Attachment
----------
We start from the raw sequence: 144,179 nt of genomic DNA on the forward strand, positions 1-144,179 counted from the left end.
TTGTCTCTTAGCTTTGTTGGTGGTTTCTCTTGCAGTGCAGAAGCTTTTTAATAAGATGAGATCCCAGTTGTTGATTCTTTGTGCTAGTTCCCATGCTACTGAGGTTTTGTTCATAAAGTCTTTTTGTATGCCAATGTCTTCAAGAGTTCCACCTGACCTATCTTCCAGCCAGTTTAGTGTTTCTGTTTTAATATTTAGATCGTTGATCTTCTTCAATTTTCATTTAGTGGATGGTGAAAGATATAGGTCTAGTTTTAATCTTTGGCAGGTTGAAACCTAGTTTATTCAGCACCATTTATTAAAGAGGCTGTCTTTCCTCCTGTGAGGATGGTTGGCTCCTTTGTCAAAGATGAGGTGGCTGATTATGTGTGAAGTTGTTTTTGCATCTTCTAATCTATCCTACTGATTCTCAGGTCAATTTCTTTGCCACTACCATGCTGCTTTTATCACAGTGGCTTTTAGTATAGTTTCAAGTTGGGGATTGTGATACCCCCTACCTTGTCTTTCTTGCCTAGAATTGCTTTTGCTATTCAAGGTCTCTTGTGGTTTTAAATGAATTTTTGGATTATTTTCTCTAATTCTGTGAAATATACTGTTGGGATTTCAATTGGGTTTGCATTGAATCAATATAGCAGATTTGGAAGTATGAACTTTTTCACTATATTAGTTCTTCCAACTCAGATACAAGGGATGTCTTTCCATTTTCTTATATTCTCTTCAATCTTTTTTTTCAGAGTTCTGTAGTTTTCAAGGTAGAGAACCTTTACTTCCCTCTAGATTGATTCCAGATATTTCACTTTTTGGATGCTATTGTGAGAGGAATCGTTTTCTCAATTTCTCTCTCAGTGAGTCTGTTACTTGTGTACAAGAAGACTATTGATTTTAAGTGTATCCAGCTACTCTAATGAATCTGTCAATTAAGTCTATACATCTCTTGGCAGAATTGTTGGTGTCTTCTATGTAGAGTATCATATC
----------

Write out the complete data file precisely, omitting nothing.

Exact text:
We start from the raw sequence: 144,179 nt of genomic DNA on the forward strand, positions 1-144,179 counted from the left end.
TTGTCTCTTAGCTTTGTTGGTGGTTTCTCTTGCAGTGCAGAAGCTTTTTAATAAGATGAGATCCCAGTTGTTGATTCTTTGTGCTAGTTCCCATGCTACTGAGGTTTTGTTCATAAAGTCTTTTTGTATGCCAATGTCTTCAAGAGTTCCACCTGACCTATCTTCCAGCCAGTTTAGTGTTTCTGTTTTAATATTTAGATCGTTGATCTTCTTCAATTTTCATTTAGTGGATGGTGAAAGATATAGGTCTAGTTTTAATCTTTGGCAGGTTGAAACCTAGTTTATTCAGCACCATTTATTAAAGAGGCTGTCTTTCCTCCTGTGAGGATGGTTGGCTCCTTTGTCAAAGATGAGGTGGCTGATTATGTGTGAAGTTGTTTTTGCATCTTCTAATCTATCCTACTGATTCTCAGGTCAATTTCTTTGCCACTACCATGCTGCTTTTATCACAGTGGCTTTTAGTATAGTTTCAAGTTGGGGATTGTGATACCCCCTACCTTGTCTTTCTTGCCTAGAATTGCTTTTGCTATTCAAGGTCTCTTGTGGTTTTAAATGAATTTTTGGATTATTTTCTCTAATTCTGTGAAATATACTGTTGGGATTTCAATTGGGTTTGCATTGAATCAATATAGCAGATTTGGAAGTATGAACTTTTTCACTATATTAGTTCTTCCAACTCAGATACAAGGGATGTCTTTCCATTTTCTTATATTCTCTTCAATCTTTTTTTTCAGAGTTCTGTAGTTTTCAAGGTAGAGAACCTTTACTTCCCTCTAGATTGATTCCAGATATTTCACTTTTTGGATGCTATTGTGAGAGGAATCGTTTTCTCAATTTCTCTCTCAGTGAGTCTGTTACTTGTGTACAAGAAGACTATTGATTTTAAGTGTATCCAGCTACTCTAATGAATCTGTCAATTAAGTCTATACATCTCTTGGCAGAATTGTTGGTGTCTTCTATGTAGAGTATCATATC